• As of May 2005, the three richest people in the world have assets that exceed the combined gross domestic product of the 47 countries with the least GDP, (calculation based on data from list of countries by GDP (PPP) and list of billionaires).
  • As of May 2005, the 125 richest people in the world have assets that exceed the combined gross domestic product of all the least developed countries, (calculation based on data from list of countries by GDP (PPP) and list of billionaires).

The evolution of the income gap between poor and rich countries is related to convergence. Convergence can be defined as "the tendency for poorer countries to grow faster than richer ones and, hence, for their levels of income to converge" [1] (http://www.worldbank.org/fandd/english/0696/articles/090696.htm). Convergence is a matter of current research and debate, but most studies have shown lack of evidence for absolute convergence based on comparisons among countries (with regard to this debate see for instance Cole and Newmayer (2003) or [2] (http://ucatlas.ucsc.edu/income/debate.html)).

In any case, current differences between rich and poor countries are considerable. For example, according to UN Human Development Report 2004 [3] (http://hdr.undp.org/statistics/data/indic/indic_4_1_1.html), the GDP per capita in countries with high, medium and low human development (a classification based on the UN Human Development Index) was 24,806, 4,269 and 1,184, respectively (in PPP US$). The major component of the world's income inequality (world Gini) is comprised by two groups of countries, the “twin peaks” as they were called by Quah (1997). The first group has 13% of the world's population and receives 45% of the world PPP income. This group includes US, Japan, Germany, France and the UK, and comprises 500 million people with an income level over PPP$11,500 per year. The second group has 42% of the world's population and receives only 9% of the world PPP income. This group includes India, Indonesia and rural China, and comprises 2,1 billion people with an income level under $PPP1000 per year. (See Milanovic 2001, p.38).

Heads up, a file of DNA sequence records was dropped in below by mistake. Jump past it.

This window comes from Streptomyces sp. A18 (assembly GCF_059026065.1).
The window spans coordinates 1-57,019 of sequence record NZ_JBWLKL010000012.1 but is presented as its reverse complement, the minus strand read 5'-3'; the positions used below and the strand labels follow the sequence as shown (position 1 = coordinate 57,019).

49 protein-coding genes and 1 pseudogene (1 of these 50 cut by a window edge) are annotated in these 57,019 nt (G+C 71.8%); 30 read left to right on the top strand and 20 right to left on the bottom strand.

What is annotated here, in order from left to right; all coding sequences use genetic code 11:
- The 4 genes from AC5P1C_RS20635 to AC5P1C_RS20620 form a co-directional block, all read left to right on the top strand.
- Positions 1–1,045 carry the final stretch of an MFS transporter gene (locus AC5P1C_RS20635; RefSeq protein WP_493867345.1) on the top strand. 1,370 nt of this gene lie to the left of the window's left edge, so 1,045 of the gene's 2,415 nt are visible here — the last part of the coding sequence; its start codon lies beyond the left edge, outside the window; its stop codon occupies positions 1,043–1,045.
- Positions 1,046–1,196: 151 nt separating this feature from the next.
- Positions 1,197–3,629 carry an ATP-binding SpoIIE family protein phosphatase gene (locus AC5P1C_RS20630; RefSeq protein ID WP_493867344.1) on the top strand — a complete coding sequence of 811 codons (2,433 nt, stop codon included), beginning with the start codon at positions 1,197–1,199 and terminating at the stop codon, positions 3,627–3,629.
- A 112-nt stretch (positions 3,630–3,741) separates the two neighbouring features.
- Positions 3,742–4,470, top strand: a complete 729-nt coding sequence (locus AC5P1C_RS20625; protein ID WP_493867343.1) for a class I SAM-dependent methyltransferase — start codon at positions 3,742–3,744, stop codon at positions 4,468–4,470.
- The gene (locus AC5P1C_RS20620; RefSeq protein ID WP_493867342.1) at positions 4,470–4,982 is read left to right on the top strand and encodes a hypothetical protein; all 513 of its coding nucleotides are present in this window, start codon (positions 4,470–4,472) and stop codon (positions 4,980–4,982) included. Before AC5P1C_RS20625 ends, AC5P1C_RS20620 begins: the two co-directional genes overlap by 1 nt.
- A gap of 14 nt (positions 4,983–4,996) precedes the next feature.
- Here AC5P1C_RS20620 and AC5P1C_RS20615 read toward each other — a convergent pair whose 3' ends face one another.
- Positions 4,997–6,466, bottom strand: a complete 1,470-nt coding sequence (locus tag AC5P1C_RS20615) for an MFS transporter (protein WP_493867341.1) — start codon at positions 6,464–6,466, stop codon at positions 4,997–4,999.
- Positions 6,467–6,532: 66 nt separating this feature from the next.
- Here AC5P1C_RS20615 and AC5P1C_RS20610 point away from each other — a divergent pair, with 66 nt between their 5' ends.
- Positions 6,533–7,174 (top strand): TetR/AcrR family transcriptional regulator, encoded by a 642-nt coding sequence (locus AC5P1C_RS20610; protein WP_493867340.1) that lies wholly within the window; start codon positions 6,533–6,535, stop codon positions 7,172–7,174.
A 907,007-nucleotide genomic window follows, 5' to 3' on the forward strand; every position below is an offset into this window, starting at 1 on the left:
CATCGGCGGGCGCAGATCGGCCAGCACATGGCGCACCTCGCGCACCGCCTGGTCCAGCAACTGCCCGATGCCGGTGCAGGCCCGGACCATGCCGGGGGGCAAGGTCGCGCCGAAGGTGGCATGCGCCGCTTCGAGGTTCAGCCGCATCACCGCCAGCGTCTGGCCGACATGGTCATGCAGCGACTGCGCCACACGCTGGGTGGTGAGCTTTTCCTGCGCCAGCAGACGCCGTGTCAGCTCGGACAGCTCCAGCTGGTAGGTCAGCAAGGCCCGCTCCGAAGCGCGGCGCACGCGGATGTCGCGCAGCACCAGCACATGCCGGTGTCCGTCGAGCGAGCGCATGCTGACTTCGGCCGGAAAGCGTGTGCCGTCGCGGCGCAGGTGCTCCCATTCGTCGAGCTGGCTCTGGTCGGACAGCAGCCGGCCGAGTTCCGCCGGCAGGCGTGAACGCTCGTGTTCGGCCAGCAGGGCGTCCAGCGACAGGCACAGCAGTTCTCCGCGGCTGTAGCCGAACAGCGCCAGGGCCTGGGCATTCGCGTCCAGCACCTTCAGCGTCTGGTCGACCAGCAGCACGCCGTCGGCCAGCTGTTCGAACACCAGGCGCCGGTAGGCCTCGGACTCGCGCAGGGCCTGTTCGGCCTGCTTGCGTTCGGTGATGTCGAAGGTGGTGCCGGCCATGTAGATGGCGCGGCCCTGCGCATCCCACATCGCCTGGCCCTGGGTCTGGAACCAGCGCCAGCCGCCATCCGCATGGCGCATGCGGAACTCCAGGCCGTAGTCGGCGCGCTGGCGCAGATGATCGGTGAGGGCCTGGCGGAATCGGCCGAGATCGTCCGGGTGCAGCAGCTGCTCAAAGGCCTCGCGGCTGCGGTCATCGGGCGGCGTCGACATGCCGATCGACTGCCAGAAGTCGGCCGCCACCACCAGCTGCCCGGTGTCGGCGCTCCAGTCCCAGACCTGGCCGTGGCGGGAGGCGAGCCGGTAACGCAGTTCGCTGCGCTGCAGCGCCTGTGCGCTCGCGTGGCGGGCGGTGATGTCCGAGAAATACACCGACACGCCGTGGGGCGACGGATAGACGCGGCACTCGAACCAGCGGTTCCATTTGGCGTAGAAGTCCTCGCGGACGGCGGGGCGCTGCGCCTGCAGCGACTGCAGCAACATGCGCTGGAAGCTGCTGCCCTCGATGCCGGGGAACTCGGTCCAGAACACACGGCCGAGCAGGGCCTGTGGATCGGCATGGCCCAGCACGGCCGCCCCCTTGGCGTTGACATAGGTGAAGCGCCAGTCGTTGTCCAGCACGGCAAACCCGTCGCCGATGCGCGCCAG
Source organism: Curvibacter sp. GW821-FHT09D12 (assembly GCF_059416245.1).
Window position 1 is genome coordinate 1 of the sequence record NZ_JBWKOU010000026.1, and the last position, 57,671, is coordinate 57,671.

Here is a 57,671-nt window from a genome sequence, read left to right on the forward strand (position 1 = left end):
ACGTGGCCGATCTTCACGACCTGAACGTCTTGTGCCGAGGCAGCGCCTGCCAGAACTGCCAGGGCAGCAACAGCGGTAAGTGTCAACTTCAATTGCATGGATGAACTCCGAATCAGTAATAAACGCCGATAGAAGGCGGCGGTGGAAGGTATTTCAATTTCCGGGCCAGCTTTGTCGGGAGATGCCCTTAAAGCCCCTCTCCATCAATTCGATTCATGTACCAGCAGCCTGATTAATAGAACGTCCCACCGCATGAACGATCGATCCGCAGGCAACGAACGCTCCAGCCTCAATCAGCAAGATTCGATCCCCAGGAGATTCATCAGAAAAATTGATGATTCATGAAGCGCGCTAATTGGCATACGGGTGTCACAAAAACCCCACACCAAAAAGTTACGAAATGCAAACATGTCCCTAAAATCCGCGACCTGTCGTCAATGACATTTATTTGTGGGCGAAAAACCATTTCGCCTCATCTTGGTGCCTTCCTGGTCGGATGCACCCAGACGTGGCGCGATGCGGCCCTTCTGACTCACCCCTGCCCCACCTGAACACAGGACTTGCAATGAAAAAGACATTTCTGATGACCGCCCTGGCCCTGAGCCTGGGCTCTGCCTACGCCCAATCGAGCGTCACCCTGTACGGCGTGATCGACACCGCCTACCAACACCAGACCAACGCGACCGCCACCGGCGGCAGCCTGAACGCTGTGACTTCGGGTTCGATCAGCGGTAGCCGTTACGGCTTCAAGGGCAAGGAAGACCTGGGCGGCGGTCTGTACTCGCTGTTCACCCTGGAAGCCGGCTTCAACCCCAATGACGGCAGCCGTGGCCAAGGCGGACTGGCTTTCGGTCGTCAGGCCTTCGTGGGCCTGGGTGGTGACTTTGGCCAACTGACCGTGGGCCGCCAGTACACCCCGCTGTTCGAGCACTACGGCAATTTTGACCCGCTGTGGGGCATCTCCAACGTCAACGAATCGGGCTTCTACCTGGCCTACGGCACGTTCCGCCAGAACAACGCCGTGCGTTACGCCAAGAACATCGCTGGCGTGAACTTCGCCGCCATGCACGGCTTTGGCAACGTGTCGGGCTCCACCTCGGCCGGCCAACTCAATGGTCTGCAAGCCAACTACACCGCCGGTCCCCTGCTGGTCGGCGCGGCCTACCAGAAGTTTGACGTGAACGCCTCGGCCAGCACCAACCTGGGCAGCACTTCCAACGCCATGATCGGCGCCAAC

Economists describe world inequality (among nations) as the "factor of 32" problem, since the ratio between developed world countries' per capita GDP and poor nations' GDP's is estimated to be about 32.